On the Death of SpeakerSite
I long thought that the best thing to happen in business was big growth and profit. I still do.

I long thought that the second best thing to happen in business was survival — and the worst thing was going out of business. I have re-ordered those for many occasions.

Survival Can Be Toxic
Survival — not thrival, just survival — can lull the business owner into complacency. The thought starts arising: "Oh, it's easier to continue rather than shut it down. After all, it pays the bills."

But paying the bills is not our goal. That's a minimum expectation. It is not why we are here. It is not the meaning of life.

And continuing on? For how long? A week? Fine. A month? O.K. A year? That's a high cost to pay. 

A Mentor Calls
My lifelong friend and mentor, Jon York, called me five years ago. He sensed some restlessness in me. I was still at my advertising desk at Young Isaac, an agency I owned.

"What do you want to do next?" asked Jon.

"Oh, I figure that I'd like to teach full-time," I said. "In about five or ten years."

Jon paused. Then: "Five or ten years? Huh. I don't know about you, Artie, but when I want to do something, I kind of want to do it now."

These words were very helpful. They fished me out of the water. I was drowning in survival.

The End of SpeakerSite
This is newly posted over at speakersite.com

Dear SpeakerSite Members,

As you may have seen on SpeakerSite Marketplace yesterday, we have decided to shut down SpeakerSite. This means everything: both the Community (SpeakerSite 1.0) and the Marketplace (SpeakerSite 2.0) are going away.

Both the social network and marketplace profiles will remain as-is until February 29th, 2012, so you can access your information during that time before disable existing features and remove the data. If you have used our tools to book speaking engagements (or to book speakers), any agreement that you made is solely between speaker and event planner and will not be affected.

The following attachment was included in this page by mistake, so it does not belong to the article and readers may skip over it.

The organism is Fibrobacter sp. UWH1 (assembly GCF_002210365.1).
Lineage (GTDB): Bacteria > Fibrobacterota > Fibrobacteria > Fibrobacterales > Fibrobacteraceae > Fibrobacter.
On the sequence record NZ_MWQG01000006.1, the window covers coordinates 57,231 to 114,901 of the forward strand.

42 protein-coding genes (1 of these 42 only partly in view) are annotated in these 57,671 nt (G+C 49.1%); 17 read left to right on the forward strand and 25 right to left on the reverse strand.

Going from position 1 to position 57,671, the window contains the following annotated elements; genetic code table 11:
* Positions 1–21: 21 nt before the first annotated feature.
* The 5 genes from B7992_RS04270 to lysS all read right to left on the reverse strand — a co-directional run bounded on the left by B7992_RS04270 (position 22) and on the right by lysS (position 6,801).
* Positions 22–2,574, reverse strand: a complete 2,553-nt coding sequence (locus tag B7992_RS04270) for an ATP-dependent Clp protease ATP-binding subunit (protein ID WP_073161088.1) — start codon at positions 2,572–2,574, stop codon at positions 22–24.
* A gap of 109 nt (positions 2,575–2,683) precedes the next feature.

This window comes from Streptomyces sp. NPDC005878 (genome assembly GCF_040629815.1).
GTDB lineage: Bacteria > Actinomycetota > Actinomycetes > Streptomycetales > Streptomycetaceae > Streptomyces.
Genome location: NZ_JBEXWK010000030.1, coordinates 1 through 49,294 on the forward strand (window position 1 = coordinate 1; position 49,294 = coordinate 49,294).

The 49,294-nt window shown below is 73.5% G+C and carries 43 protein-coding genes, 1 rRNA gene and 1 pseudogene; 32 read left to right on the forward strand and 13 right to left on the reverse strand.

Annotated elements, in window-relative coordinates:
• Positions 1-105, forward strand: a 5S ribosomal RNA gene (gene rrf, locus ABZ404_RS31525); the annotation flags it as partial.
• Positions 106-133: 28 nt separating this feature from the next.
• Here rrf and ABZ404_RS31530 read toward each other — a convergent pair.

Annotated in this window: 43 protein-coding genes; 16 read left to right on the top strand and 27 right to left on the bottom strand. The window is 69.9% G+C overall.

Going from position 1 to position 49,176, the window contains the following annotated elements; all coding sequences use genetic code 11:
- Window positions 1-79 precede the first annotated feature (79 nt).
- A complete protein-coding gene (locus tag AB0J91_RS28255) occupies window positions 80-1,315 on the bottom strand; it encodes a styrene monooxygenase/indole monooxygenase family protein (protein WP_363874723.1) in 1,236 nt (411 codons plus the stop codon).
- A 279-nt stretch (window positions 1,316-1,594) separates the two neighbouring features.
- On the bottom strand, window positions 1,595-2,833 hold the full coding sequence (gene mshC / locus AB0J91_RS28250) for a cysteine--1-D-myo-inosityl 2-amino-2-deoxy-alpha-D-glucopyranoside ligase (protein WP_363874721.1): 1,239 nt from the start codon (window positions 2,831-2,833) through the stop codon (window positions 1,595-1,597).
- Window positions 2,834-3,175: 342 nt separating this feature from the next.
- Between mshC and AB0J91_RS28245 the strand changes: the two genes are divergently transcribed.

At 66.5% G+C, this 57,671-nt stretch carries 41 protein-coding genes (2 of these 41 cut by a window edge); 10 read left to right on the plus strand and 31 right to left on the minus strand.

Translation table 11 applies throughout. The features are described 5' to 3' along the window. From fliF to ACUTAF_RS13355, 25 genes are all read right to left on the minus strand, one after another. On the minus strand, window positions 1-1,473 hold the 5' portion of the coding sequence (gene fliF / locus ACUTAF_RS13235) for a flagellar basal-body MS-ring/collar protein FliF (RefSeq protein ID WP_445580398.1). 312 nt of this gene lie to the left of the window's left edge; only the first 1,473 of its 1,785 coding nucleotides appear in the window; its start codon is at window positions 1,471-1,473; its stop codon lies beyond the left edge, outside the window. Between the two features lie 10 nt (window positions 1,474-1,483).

Thank you for being a part of the worldwide SpeakerSite community. We were — and, who knows, still are the world's largest social network of public speakers. So, what happened? It's that old story in the new world: while we made a lot of friends, SpeakerSite did not generate enough revenue. All the same, we are very grateful for your kindness and collaboration along the way. Truly: it has been a delightful, heart-warming, life affirming experience. We're proud that we were, with you, a force for good: supporting the emergence of many new and seasoned speakers, providing entertainment and enlightenment for audiences, and helping to democratize public speaking.

If you have any questions or feedback, please don't hesitate to reach out. We wish you every success in public speaking. Don't let our disappearance dissuade you. SpeakerSite gone? Piffle. You still have a message. And every message has an audience.

With affection and admiration,

Artie and Rob

What happened?
I don't know every reason why we didn't secure enough revenue, but here's my favorite. a lack of demand from the side of the market with cash.

The buyers (meeting and event planners) do not perceive a need for a solution. Buyers with few transactions each year can muddle through by asking around. Buyers with many transactions each year already have a pipeline of alternatives. We speakers (a broad group with very little in common) swamp the marketplace. As a result, the buyers do not seek efficiency.
I don't know of any direct substitute. While our implementation could have been smarter, better, faster, I don't think that's what put us out. 

There are other reasons. When time weighs heavy on my hands, I'll make a list of them. But that sounds like a dreary way to spend the day today.

I am filled with admiration and affection for all the people with whom I worked. 

At the top of that list, of course, is Rob Emrich, in whom I would never hesitate to invest. He's a role model.